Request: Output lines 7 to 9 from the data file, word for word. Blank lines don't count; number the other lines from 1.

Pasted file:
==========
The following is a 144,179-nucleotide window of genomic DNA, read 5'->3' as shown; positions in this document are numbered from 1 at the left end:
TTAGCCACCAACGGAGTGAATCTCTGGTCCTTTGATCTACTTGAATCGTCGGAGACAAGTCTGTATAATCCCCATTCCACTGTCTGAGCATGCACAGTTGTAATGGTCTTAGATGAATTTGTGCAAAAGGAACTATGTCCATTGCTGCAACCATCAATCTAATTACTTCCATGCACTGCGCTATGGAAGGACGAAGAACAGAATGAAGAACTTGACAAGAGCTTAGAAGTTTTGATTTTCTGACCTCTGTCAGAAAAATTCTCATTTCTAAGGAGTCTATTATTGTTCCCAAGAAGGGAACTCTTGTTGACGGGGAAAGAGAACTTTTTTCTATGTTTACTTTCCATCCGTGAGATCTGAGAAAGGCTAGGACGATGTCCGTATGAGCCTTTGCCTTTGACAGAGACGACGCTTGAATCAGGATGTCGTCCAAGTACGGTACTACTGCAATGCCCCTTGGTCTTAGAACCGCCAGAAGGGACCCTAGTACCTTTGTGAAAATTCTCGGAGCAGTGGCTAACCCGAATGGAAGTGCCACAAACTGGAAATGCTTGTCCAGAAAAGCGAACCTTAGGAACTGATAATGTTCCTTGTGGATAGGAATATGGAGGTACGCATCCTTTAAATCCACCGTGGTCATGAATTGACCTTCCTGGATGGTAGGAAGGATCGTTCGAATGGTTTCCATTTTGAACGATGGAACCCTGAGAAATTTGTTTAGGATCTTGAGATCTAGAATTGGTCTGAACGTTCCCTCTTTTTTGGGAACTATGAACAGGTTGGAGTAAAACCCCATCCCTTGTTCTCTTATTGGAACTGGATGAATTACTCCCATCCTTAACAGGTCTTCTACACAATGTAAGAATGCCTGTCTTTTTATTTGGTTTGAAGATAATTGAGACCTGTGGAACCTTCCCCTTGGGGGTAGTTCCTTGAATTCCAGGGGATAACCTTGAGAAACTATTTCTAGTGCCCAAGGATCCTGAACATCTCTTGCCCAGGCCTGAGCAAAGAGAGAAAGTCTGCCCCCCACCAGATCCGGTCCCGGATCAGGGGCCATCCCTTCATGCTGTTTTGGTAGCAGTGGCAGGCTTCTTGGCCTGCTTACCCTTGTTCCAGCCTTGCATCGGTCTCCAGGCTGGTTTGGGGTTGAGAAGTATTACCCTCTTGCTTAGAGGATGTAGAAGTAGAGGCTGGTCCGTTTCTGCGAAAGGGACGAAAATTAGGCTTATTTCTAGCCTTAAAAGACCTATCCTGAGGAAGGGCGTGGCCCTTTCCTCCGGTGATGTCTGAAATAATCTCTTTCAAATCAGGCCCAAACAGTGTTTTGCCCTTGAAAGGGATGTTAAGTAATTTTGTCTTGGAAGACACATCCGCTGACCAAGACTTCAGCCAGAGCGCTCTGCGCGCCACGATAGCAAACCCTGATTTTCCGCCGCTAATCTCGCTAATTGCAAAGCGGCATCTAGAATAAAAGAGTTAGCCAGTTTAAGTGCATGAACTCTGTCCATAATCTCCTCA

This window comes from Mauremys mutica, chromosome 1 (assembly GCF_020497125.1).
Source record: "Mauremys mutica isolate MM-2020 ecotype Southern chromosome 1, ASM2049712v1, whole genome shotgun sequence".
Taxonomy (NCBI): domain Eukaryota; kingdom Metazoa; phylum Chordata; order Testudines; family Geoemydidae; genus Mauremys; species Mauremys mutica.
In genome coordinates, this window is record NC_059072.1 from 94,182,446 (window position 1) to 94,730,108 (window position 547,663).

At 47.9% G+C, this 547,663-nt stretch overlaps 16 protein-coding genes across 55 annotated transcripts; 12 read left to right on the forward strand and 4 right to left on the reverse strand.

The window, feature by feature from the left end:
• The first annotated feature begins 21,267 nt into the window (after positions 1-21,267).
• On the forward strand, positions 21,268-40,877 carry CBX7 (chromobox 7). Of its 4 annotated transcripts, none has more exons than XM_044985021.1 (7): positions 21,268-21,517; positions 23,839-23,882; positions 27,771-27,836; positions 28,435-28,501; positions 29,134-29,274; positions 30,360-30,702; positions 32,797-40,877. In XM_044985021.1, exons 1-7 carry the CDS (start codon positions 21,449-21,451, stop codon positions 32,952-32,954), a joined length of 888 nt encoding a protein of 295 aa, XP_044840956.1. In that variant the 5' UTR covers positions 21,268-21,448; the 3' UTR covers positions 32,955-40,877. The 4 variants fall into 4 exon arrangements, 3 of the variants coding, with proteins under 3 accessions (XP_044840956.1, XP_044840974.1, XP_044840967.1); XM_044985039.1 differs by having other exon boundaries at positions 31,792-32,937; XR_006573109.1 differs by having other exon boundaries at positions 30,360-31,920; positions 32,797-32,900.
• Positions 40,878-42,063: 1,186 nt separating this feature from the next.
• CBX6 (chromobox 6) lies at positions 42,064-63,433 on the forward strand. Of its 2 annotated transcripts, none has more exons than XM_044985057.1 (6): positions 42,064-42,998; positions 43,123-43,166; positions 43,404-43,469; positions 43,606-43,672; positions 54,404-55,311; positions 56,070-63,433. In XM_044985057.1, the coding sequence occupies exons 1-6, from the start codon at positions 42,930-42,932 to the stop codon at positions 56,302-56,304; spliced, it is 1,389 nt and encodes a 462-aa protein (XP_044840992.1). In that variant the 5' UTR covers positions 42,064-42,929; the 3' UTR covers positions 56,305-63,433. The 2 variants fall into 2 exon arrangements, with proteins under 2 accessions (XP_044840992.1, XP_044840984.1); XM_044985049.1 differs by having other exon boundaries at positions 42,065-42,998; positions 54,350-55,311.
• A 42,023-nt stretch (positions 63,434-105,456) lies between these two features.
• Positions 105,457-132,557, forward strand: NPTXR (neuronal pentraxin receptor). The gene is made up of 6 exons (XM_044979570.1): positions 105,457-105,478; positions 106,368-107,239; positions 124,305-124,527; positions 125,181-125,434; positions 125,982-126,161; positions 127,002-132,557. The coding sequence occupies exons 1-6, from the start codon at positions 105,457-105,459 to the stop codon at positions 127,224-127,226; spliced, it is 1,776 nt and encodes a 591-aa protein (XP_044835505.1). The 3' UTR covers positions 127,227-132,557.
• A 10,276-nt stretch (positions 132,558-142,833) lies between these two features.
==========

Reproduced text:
At 47.9% G+C, this 547,663-nt stretch overlaps 16 protein-coding genes across 55 annotated transcripts; 12 read left to right on the forward strand and 4 right to left on the reverse strand.

The window, feature by feature from the left end:
• The first annotated feature begins 21,267 nt into the window (after positions 1-21,267).